EU unitary patent: Council move would infringe EU law, says EP rapporteur

The agreement reached by the European Council on 28 and 29 June 2012 settled the location of the Unified Patent Court's seats. However, the heads of state and government suggested that articles 6, 7 and 8 of the draft regulation on the creation of the unitary patent should be deleted. In effect, this would mean that the competence of the European Court of Justice in patent litigation cases would be considerably reduced.

The European Council's move would "infringe EU law" and make the rules "not effective at all", Bernhard Rapkay, responsible for the draft legislation, told the Legal Affairs Committee on Tuesday, July 10. Most Members of the European Parliament strongly criticised the European Council's move and agreed to resume the discussion in September.

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EU unitary patent – the Council reached an agreement on Court seats

Last Friday, the Council reached an agreement on the seat of the Court of First Instance to be competent in respect of actions relating to the validity or infringement of the future EU unitary patent.

It was agreed that the Court would be based in Paris and would have two specialised sections, one in London and the other in Munich. The London seat would deal with proceedings concerning chemistry, including pharmaceuticals, classification C, human necessities and classification A. On the other hand, the Munich Court would have competence for cases related to mechanical engineering, classification F. According to the Council, the division by thematic clusters is required “given the highly specialised nature of patent litigation and the need to maintain high quality standards”.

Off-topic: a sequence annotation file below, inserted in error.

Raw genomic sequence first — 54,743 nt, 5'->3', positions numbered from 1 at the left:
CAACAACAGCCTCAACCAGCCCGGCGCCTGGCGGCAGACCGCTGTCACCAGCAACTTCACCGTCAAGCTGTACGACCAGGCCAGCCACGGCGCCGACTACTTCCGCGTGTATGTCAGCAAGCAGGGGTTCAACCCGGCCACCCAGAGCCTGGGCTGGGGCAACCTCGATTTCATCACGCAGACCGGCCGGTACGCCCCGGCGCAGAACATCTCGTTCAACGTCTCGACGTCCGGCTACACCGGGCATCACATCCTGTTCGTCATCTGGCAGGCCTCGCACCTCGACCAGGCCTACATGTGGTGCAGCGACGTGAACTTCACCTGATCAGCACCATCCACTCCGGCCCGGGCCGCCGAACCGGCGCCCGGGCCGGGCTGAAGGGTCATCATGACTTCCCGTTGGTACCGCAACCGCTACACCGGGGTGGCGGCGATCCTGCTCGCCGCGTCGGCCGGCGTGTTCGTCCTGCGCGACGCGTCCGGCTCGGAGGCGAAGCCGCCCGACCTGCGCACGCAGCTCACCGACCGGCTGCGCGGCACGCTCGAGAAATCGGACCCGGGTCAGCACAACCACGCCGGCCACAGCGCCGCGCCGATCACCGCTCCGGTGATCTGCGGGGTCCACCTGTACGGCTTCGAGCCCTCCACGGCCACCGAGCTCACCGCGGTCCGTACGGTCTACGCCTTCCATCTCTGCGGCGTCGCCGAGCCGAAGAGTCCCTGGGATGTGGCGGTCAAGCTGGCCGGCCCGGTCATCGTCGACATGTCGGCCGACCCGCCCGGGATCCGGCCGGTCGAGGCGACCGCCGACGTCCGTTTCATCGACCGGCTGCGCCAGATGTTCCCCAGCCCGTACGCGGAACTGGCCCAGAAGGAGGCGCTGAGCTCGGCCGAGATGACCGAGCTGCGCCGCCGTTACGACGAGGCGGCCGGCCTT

This means that, in the near future, there will be in the EU a single patent litigation system applicable to the EU unitary patent, which is expected to redure the costs of litigation and the risk of different rulings on the same dispute. Thus, soon it is expected to be possible to file a single patent application to be valid in all participating member states (i.e. the unitary patent), which will be managed by the European Patent Office, where the working languages are English, French and German. Any future conflict concerning the validity or infringement of such unitary patent would then be analysed by the Unified Patent Court.

The unitary patent package will be voted in the European Parliament this month, and after that the Council will be able to adopt the regulations needed to allow its implementation.

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Focus on user needs is IP5 Heads' main priority

The Heads of the world's five largest intellectual property offices (IP5) met yesterday in Europe to take stock of the progress achieved since the launch of the IP5 cooperation in 2007 and explore ways of further optimising their joint efforts to improve the quality and efficiency of the examination process for patents worldwide. These Offices handle, together, nearly 90% of the world's patent applications.

The IP5 Heads of Office also met with industry representatives from their respective regions. Responding to the views put forward by the industry, the five Heads expressed their common conviction that the focus of future IP5 initiatives should be even more user-directed. They also reflected on the realignment of the 10 IP5 Foundation Projects to address more effectively the challenges of a rapidly evolving IP landscape. A further key issue was the definition and implementation of a joint strategy to improve work-sharing. The Heads reaffirmed, moreover, their commitment to improving the Patent Cooperation Treaty (PCT) as the primary work-sharing framework.

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What Patent Law for the European Union?